For the curious, the entities against which I most commonly defend consumers in debt collection cases, all filed timely license applications (damn), to wit, Hunt & Henriques, Mandarich Law Group, Nelson & Kennard, Law Offices of Harris and Zide, Portfolio Recovery Associates, Midland Credit Management / Midland Funding, Cavalry SPV I, and all the gang.
You Can File a Complaint With the DFPI About Improper Debt Collector Conduct
If you are faced with improper conduct by a debt collector, the DFPI provides an easy online form where you can complain to the DFPI about that collector. The DFPI contends that it uses the information from these complaints as a factor in determining whether to engage in legal enforcement action against debt collectors, which it says “may include administrative orders to: stop violations of laws; deny, suspend or revoke licenses; take possession of licenses; suspend or bar individuals from participating in a regulated industry; order refunds; and levy penalties.”
So, potentially some serious stuff. We’ll see how it all pans out.
A caveat is in order though: Filing a complaint is not guaranteed to be a beneficial action for you, personally (although it might be). You are likely to be unrepresented by counsel when you file such a complaint, and you might say something that would be against your own interests in connection with a collection dispute. This is important because a complaint you file with the DFPI is not strictly confidential. To put it bluntly, you might inadvertently say something stupid, that could come back to haunt you if you are — or later become — involved in any type of litigation with that debt collector (for example if they sue you to collect an alleged debt and you have admitted owing that debt in your DFPI complaint).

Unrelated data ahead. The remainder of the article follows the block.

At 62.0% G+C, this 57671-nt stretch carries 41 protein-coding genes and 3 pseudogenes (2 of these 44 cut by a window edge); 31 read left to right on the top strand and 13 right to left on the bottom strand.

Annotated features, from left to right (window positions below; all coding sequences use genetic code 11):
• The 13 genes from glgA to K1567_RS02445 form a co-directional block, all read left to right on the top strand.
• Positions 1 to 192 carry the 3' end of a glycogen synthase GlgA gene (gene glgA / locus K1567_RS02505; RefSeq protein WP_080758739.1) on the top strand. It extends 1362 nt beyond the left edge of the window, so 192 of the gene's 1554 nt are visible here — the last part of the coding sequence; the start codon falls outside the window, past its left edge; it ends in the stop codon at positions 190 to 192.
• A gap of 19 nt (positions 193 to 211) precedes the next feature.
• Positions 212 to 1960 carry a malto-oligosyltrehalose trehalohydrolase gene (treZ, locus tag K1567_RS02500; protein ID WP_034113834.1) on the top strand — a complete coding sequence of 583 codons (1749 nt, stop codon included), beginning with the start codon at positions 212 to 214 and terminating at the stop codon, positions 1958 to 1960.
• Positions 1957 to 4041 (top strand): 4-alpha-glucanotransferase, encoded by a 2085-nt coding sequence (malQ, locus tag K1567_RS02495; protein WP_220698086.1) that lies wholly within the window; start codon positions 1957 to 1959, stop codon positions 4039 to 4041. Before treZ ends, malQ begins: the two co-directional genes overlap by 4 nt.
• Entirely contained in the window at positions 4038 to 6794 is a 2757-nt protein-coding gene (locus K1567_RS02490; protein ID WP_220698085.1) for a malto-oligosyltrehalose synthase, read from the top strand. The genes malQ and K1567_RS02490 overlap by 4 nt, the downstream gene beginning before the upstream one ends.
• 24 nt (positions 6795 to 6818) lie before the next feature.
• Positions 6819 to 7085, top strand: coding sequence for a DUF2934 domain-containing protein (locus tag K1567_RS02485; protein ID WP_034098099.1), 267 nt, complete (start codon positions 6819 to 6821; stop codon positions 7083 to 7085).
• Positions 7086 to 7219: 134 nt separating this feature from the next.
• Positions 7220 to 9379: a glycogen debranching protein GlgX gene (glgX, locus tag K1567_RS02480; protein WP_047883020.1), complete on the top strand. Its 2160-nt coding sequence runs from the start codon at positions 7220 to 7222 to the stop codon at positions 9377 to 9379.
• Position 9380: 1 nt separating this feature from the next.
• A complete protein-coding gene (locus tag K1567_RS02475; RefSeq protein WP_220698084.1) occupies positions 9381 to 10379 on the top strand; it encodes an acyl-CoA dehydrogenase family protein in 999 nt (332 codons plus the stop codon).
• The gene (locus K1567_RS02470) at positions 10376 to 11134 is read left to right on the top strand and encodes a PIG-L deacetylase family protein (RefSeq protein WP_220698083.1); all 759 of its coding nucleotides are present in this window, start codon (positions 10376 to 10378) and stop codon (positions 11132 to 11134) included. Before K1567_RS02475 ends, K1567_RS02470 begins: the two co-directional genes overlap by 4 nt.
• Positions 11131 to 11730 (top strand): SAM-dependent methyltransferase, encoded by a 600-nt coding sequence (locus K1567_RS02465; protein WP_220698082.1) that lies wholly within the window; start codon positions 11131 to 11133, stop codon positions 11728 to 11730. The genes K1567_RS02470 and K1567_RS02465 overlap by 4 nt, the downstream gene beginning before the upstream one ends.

It’s good that the complaint process exists, and there might definitely be times when this can be used effectively against debt collectors who step over the line. Just be careful about whether the content of the complaint, or a follow-up investigation, would put you in a compromised position.
The DFPI Can Turn the Screws On Abusive Debt Collectors
The DFPI’s enforcement powers are unlikely to help you, specifically, in any particular specific situation, because the staff of the DFPI is tiny, and the number of violations is vast. However, we can hope that the major and repeated violations by the worst offenders percolate to the top and that the DFPI uses its enforcement powers in a way that helps all of us in a general sense.
Use the DFPI database to verify whether the debt collector contacting you is allowed to operate in California. Consider filing a complaint with the DFPI under appropriate circumstances (but don’t jump into this). Keep an eye on DFPI enforcement actions so that we can revel in the schadenfreude, when applicable.